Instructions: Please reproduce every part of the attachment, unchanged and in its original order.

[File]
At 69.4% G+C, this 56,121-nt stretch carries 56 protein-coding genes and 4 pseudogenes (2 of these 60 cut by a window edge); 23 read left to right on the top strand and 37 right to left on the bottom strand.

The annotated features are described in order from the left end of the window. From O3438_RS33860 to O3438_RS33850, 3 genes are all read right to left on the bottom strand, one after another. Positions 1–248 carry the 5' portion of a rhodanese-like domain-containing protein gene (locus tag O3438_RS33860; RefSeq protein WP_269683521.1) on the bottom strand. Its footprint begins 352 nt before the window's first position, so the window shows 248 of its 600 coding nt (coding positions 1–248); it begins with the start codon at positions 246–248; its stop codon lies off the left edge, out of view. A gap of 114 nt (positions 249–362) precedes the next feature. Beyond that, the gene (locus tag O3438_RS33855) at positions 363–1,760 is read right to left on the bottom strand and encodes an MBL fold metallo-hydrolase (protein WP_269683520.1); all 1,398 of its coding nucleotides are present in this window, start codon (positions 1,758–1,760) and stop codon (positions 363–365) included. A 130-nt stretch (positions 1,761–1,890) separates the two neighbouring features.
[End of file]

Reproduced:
At 69.4% G+C, this 56,121-nt stretch carries 56 protein-coding genes and 4 pseudogenes (2 of these 60 cut by a window edge); 23 read left to right on the top strand and 37 right to left on the bottom strand.

The annotated features are described in order from the left end of the window. From O3438_RS33860 to O3438_RS33850, 3 genes are all read right to left on the bottom strand, one after another. Positions 1–248 carry the 5' portion of a rhodanese-like domain-containing protein gene (locus tag O3438_RS33860; RefSeq protein WP_269683521.1) on the bottom strand. Its footprint begins 352 nt before the window's first position, so the window shows 248 of its 600 coding nt (coding positions 1–248); it begins with the start codon at positions 246–248; its stop codon lies off the left edge, out of view. A gap of 114 nt (positions 249–362) precedes the next feature. Beyond that, the gene (locus tag O3438_RS33855) at positions 363–1,760 is read right to left on the bottom strand and encodes an MBL fold metallo-hydrolase (protein WP_269683520.1); all 1,398 of its coding nucleotides are present in this window, start codon (positions 1,758–1,760) and stop codon (positions 363–365) included. A 130-nt stretch (positions 1,761–1,890) separates the two neighbouring features.